Meet the New Type of Digital Native
Since the advent of the Internet, the public has demanded more of digital customer experiences. For the past decade, the “must-have” medium for companies has been a native app. Today, more than half of smartphone users don’t download any new apps per month. The CX norm is shifting to effortless, on-the-go support experiences that leverage existing phone browsers or chat.
The current health crisis is speeding up the increase in customer expectations. Digital CX standards will soon be higher than ever. This is because as people practice social distancing, they’re also becoming more tech-savvy.
The Key Role of Digital Natives
Before the health crisis, the group exerting pressure on CX teams was primarily digital natives. These are individuals who have grown up with the internet, usually millennials and members of Gen Z. Digital natives are constantly plugged in across every area of their lives, from social media to online dating, to mobile food ordering and managing finances.
This group is averse to calling 1-800 numbers, waiting on hold, and asynchronous communication … in short, all the traditional contact center staples. Digital natives welcome intuitive, digital self-service options, such as Netflix and Amazon provide.
Now, as many people are quarantined, vast numbers of digital natives are being “born.” Individuals who weren’t tech-savvy or were simply used to doing things in person are now finding ways to connect and solve problems online.
Health Crisis Spurs Change
While the strict definition of a digital native involves having grown up with technology, the main differentiator is a high level of comfort with online tools. Today, people across the world are finding it necessary to learn how to “go digital”. Here are just a few examples.
- Everyone is getting more comfortable with video-conferencing. Consider that Zoom’s daily active users jumped from 10 million to more than 200 million in only three months.
- Parents are learning to homeschool and help kids learn online as 80% of school-aged children worldwide are out of class due to COVID-19.
- Both the CDC and WHO are advocating for telemedicine, and more healthcare providers and patients are taking advantage of this option.
- The fitness industry is going digital as people experiment with home workout programs.
- As more people stay indoors, online video game usage has gone up 75% during peak hours. Even physical board and card games are going digital!
- Food delivery services are seeing a dramatic increase in demand. As of March 15, Instacart had a 218% surge over the average number of daily downloads in February.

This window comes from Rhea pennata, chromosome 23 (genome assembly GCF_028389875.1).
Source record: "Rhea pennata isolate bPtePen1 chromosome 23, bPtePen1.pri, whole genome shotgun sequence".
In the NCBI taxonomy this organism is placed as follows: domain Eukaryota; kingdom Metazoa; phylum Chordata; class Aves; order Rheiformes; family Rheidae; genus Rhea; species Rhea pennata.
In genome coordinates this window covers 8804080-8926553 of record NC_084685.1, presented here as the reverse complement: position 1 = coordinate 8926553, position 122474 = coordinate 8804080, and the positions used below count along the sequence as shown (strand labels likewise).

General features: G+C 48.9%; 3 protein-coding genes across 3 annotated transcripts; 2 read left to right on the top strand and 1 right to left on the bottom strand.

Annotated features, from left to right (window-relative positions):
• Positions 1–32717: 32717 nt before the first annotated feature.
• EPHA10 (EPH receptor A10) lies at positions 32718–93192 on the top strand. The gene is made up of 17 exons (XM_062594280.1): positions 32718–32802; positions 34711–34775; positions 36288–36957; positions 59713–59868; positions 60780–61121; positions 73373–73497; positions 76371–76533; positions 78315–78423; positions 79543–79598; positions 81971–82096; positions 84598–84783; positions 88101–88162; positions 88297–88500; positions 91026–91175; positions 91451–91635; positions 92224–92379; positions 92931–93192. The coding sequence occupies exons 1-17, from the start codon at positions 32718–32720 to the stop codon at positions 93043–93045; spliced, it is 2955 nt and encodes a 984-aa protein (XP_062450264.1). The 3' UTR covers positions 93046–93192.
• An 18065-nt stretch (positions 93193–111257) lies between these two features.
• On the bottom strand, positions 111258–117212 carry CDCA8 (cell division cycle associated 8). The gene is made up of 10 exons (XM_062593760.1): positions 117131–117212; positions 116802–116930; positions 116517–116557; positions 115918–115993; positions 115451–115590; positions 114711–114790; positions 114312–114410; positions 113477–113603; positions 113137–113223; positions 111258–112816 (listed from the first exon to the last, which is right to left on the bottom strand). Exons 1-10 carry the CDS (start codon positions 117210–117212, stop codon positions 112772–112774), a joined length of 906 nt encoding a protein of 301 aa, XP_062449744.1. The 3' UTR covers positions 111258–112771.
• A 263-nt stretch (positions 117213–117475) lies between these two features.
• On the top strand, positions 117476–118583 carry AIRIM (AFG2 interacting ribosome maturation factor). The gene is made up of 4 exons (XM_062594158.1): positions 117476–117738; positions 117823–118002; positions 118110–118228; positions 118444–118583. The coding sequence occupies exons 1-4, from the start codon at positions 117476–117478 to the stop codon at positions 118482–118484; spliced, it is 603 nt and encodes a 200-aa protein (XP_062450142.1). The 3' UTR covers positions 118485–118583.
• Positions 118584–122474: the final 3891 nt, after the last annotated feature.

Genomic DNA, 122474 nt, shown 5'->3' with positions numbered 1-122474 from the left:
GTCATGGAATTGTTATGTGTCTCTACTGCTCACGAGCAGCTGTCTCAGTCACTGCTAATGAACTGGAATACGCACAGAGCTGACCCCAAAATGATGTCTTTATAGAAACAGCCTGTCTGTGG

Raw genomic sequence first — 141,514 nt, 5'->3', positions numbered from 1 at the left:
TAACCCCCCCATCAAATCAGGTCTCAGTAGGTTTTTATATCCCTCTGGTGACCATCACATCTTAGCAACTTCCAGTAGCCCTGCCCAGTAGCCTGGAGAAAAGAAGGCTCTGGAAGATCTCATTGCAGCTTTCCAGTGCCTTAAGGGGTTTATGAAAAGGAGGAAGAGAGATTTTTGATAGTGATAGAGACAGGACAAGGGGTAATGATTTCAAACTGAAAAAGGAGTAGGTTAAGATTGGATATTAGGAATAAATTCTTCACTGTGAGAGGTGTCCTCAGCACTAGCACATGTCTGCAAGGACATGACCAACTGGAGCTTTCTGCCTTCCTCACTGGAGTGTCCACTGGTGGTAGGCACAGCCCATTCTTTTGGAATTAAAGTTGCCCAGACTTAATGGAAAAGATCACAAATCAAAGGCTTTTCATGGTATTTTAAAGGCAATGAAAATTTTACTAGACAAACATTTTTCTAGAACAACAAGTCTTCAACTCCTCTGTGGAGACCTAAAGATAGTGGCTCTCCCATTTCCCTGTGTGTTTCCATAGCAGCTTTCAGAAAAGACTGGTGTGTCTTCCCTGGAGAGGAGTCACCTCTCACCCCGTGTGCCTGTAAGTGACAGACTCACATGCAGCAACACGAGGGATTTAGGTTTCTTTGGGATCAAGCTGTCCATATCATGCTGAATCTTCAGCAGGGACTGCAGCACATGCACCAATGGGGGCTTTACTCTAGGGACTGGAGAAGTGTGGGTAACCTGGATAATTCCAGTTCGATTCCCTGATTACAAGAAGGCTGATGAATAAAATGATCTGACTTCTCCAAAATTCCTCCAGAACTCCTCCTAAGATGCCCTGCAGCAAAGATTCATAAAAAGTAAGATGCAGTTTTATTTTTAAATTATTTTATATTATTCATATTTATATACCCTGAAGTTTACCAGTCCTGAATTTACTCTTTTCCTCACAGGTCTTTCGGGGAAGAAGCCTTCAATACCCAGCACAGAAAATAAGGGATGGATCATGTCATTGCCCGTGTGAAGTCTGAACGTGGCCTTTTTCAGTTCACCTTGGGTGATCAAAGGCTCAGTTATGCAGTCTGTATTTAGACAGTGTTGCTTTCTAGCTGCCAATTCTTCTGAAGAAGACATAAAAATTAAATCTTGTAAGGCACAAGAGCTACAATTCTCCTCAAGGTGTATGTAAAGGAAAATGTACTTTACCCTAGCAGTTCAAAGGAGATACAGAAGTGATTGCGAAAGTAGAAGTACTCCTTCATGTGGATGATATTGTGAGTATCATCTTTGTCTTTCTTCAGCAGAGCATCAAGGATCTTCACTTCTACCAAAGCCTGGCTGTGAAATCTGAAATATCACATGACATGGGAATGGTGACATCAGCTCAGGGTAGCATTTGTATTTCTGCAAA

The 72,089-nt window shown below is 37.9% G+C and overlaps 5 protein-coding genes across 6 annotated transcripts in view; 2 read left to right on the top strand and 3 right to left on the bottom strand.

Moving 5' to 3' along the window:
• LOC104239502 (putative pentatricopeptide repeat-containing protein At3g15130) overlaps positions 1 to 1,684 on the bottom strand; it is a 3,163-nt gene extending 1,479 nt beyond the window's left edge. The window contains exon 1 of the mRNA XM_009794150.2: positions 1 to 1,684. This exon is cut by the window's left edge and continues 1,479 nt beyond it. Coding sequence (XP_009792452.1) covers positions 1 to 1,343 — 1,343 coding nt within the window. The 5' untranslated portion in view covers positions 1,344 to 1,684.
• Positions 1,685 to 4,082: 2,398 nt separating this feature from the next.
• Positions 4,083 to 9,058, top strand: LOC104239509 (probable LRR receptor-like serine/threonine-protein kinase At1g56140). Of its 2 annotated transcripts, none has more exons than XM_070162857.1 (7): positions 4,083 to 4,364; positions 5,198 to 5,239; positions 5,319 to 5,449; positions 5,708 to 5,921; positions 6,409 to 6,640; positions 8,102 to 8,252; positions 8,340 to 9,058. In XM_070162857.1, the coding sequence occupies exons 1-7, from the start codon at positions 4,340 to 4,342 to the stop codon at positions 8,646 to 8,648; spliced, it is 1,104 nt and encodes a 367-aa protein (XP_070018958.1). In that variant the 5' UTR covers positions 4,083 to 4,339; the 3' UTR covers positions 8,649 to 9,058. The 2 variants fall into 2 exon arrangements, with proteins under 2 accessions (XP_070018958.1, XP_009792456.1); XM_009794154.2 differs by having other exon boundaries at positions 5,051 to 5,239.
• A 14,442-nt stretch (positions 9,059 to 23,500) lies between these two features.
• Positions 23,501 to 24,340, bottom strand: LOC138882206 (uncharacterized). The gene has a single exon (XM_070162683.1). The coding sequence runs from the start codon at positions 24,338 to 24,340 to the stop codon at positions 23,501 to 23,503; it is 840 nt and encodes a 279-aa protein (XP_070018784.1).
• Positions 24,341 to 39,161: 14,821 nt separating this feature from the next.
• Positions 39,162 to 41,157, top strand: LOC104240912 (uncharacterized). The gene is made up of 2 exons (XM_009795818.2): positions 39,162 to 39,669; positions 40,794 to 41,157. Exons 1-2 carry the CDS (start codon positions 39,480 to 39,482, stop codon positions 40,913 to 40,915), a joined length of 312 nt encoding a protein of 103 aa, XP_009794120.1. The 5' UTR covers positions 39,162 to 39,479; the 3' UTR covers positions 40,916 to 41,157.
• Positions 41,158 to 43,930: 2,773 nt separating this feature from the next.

These examples illustrate the potential for big changes across multiple industries. Moreover, as customers learn new skills and form new digital habits, CX expectations will stay at a higher level across the board.
It’s Easy to Get Left Behind
Keeping pace with customers’ expectations of digital CX is no easy task. For companies, scaling operations by adding support employees in the contact center is a tricky balancing act. As a business grows, it can be hard to find the budget for personnel increases. This, in turn, makes it difficult to maintain a strong customer experience over time.
Technology is a potential solution to this tension, especially since user-friendly tech tools garner favor with digital natives. Instead of scaling with more headcount, companies can expand support capabilities and continue to delight customers using automated digital experiences.
Creating or updating a native app or launching a whole new type of digital customer journey requires dedicated engineering resources, however. This is time-consuming, labor-intensive, and expensive.
Low-Code is the Future
To keep up with CX expectations without adding personnel or breaking the bank, businesses have started turning to low-code solutions. Experts predict the total market for low-code development platforms will hit $21.2 billion by 2022, growing at a compound annual growth rate of 40 percent.
A low-code or no-code platform is adaptable, changing with each company’s needs. This tool allows non-technical people (such as customer support and CX teams) to create digital experiences that are ready to launch in days instead of months. This means securing engineering resources is no longer a roadblock.
A low-code CX builder is the best of both worlds. It helps companies handle higher call volumes without increasing contact center headcount while simultaneously delighting customers. Digital natives are used to solving problems themselves using technology, and smart, automated customer journeys allow them that freedom.
This type of fast, inexpensive, and adaptable tool could very well make the difference between winning and losing in the post-COVID19 landscape.
To start building your own low-code customer experiences with Airkit, see the platform in action here.